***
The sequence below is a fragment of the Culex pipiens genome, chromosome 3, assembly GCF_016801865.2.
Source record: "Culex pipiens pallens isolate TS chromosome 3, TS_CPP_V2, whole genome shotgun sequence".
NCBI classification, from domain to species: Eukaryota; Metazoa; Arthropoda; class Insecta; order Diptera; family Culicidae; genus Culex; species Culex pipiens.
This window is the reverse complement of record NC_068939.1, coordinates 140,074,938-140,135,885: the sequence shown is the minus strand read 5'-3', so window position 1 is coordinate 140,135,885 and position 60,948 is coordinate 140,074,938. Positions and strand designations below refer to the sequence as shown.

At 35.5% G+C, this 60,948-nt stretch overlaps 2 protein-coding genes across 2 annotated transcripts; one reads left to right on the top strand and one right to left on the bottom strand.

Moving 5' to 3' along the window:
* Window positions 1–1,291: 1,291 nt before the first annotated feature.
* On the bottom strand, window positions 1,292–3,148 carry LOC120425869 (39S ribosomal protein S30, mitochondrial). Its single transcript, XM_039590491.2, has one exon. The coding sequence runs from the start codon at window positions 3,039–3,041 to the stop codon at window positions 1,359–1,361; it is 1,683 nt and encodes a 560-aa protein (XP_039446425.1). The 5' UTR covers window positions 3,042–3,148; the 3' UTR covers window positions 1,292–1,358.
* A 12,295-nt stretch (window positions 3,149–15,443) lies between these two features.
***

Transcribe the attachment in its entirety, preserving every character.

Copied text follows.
The sequence below is a fragment of the Culex pipiens genome, chromosome 3, assembly GCF_016801865.2.
Source record: "Culex pipiens pallens isolate TS chromosome 3, TS_CPP_V2, whole genome shotgun sequence".
NCBI classification, from domain to species: Eukaryota; Metazoa; Arthropoda; class Insecta; order Diptera; family Culicidae; genus Culex; species Culex pipiens.
This window is the reverse complement of record NC_068939.1, coordinates 140,074,938-140,135,885: the sequence shown is the minus strand read 5'-3', so window position 1 is coordinate 140,135,885 and position 60,948 is coordinate 140,074,938. Positions and strand designations below refer to the sequence as shown.

At 35.5% G+C, this 60,948-nt stretch overlaps 2 protein-coding genes across 2 annotated transcripts; one reads left to right on the top strand and one right to left on the bottom strand.

Moving 5' to 3' along the window:
* Window positions 1–1,291: 1,291 nt before the first annotated feature.
* On the bottom strand, window positions 1,292–3,148 carry LOC120425869 (39S ribosomal protein S30, mitochondrial). Its single transcript, XM_039590491.2, has one exon. The coding sequence runs from the start codon at window positions 3,039–3,041 to the stop codon at window positions 1,359–1,361; it is 1,683 nt and encodes a 560-aa protein (XP_039446425.1). The 5' UTR covers window positions 3,042–3,148; the 3' UTR covers window positions 1,292–1,358.
* A 12,295-nt stretch (window positions 3,149–15,443) lies between these two features.